Amanda said another interesting thing is the C Corp. tax rates will be lower, but also for the first time we may see flow-through entities pay a different tax rate than what the individuals were paying. Currently the flow-through entities like LLCs and partnerships are taxed at individual rates, which can be as high as 39.6%. Under the proposals, there may be a new tax rate for flow-through entities with a max being 25%. If you are an individual, like a realtor, who makes a lot of income through S Corp. and are currently paying 39.6%, part of the income could potentially be lowered all the way down to 25%.
In the proposal, they are also talking about increasing the dollar amount of expensing that is available. Right now there is a 50% bonus depreciation. If you wrote off 50%, the rest would depreciate over the life of the asset. There was also talk in the proposal about increasing that to 100% on the depreciation with a media write off. Those are all potentially impactful tax savings from a business perspective. This would be a huge deal for the entrepreneur who takes income flipping houses from an S Corp. Their taxes just might go down from 35-25. This is a big deal.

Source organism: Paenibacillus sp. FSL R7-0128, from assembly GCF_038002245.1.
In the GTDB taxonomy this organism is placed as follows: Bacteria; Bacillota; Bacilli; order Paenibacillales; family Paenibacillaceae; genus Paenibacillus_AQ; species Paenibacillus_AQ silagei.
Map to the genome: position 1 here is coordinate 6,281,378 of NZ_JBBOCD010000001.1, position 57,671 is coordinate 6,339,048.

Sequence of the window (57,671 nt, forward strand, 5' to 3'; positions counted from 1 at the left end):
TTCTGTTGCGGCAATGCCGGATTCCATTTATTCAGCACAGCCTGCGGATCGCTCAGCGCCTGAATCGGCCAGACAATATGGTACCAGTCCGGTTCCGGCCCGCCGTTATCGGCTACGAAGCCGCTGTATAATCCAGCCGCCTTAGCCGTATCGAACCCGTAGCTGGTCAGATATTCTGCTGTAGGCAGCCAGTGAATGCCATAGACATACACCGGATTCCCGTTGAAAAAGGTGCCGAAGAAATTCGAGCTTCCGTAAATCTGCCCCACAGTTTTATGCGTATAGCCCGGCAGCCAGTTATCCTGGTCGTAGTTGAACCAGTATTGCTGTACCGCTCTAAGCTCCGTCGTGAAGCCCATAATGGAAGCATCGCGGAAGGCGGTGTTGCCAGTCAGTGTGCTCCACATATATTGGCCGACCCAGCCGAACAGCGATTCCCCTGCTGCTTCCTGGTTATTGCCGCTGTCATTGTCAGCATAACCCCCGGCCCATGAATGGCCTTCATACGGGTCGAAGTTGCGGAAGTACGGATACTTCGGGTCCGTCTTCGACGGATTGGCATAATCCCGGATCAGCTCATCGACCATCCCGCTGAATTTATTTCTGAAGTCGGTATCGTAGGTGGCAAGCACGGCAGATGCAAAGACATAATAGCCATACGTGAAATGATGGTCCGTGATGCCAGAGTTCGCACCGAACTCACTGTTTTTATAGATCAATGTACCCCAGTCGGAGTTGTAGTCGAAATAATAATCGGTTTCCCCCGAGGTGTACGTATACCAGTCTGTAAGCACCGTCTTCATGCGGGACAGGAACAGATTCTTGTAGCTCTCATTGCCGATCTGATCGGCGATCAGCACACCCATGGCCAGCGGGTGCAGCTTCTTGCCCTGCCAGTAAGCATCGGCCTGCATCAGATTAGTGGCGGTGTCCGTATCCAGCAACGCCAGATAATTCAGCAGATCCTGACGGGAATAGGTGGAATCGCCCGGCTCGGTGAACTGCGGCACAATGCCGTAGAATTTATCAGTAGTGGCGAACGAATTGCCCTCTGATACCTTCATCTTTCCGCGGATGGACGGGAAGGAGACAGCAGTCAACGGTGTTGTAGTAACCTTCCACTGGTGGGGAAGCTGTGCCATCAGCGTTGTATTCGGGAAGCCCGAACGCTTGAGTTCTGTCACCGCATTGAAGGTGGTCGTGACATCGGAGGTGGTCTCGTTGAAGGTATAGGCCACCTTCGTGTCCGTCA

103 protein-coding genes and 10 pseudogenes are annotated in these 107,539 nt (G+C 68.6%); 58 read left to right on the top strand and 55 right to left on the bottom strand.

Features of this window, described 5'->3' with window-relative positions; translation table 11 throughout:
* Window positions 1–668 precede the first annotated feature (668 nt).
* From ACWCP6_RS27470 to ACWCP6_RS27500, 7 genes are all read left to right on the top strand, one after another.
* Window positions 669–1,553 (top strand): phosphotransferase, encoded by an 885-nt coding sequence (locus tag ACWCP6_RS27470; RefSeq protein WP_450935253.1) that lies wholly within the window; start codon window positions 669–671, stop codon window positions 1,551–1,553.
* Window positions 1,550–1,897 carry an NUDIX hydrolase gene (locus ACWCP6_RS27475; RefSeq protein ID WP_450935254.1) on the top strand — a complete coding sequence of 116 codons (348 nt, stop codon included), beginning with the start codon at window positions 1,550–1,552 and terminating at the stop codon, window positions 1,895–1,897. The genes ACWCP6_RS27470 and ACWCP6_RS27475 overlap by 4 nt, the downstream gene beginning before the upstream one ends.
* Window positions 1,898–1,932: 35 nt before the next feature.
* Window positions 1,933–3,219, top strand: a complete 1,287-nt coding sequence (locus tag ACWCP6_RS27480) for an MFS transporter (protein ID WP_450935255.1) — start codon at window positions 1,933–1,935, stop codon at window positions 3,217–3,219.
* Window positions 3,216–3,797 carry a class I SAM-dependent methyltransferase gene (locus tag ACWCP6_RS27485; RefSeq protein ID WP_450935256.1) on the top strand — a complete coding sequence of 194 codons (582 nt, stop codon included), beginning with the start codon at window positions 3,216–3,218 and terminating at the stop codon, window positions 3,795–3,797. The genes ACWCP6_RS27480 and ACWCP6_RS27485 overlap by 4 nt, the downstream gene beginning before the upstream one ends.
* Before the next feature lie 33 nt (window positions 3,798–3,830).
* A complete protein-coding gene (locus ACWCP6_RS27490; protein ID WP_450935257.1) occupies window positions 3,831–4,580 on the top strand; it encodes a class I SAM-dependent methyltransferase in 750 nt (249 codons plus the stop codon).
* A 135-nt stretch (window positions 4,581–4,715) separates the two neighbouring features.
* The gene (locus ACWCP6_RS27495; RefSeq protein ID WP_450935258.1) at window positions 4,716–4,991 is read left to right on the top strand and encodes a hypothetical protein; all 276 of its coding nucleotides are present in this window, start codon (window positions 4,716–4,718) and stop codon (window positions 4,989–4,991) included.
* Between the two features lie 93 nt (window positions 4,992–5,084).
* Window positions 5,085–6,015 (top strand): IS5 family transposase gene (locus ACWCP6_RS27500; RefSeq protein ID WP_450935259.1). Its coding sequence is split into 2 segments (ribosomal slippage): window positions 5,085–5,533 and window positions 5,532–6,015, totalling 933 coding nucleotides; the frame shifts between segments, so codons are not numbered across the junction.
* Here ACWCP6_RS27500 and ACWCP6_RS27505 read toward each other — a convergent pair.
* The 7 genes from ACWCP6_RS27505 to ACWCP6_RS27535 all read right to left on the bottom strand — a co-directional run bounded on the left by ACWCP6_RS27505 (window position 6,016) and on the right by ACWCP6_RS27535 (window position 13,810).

Amanda said there are some restrictions. They want to define, so not all S Corps and LLCs get the lower tax rate. In the current proposal, there are definitions of what types of income within the flow-through entity qualifies for the lower tax rate. Unfortunately, for service providers like physicians, attorneys, and CPAs, servicing currently would not qualify for the lower tax rate end of the proposal. However, on the example Bruce gave with someone doing fix and flips, that appears to be one that could qualify for the lower tax rate.